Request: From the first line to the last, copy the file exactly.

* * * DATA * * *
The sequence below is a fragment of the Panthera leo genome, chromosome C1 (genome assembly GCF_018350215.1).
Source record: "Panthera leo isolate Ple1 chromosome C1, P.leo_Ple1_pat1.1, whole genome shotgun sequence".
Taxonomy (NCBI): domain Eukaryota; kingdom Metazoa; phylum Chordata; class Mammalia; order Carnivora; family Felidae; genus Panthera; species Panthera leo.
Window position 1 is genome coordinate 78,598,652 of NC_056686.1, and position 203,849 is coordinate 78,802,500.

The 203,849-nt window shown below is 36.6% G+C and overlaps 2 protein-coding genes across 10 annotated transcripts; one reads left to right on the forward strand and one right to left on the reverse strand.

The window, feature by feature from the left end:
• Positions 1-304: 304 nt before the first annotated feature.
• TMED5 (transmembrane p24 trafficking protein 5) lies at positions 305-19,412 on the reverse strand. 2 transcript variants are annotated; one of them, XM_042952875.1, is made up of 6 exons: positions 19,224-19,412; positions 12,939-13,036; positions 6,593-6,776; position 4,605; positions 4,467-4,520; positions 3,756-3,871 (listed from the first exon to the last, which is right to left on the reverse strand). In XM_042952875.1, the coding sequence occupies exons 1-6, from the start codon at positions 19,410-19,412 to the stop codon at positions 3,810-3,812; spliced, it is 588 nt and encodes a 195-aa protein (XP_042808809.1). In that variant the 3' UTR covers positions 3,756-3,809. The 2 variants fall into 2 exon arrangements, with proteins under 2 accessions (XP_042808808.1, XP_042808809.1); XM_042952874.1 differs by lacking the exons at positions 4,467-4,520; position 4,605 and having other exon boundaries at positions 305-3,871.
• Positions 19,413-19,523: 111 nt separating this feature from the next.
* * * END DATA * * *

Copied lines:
The sequence below is a fragment of the Panthera leo genome, chromosome C1 (genome assembly GCF_018350215.1).
Source record: "Panthera leo isolate Ple1 chromosome C1, P.leo_Ple1_pat1.1, whole genome shotgun sequence".
Taxonomy (NCBI): domain Eukaryota; kingdom Metazoa; phylum Chordata; class Mammalia; order Carnivora; family Felidae; genus Panthera; species Panthera leo.
Window position 1 is genome coordinate 78,598,652 of NC_056686.1, and position 203,849 is coordinate 78,802,500.

The 203,849-nt window shown below is 36.6% G+C and overlaps 2 protein-coding genes across 10 annotated transcripts; one reads left to right on the forward strand and one right to left on the reverse strand.

The window, feature by feature from the left end:
• Positions 1-304: 304 nt before the first annotated feature.
• TMED5 (transmembrane p24 trafficking protein 5) lies at positions 305-19,412 on the reverse strand. 2 transcript variants are annotated; one of them, XM_042952875.1, is made up of 6 exons: positions 19,224-19,412; positions 12,939-13,036; positions 6,593-6,776; position 4,605; positions 4,467-4,520; positions 3,756-3,871 (listed from the first exon to the last, which is right to left on the reverse strand). In XM_042952875.1, the coding sequence occupies exons 1-6, from the start codon at positions 19,410-19,412 to the stop codon at positions 3,810-3,812; spliced, it is 588 nt and encodes a 195-aa protein (XP_042808809.1). In that variant the 3' UTR covers positions 3,756-3,809. The 2 variants fall into 2 exon arrangements, with proteins under 2 accessions (XP_042808808.1, XP_042808809.1); XM_042952874.1 differs by lacking the exons at positions 4,467-4,520; position 4,605 and having other exon boundaries at positions 305-3,871.
• Positions 19,413-19,523: 111 nt separating this feature from the next.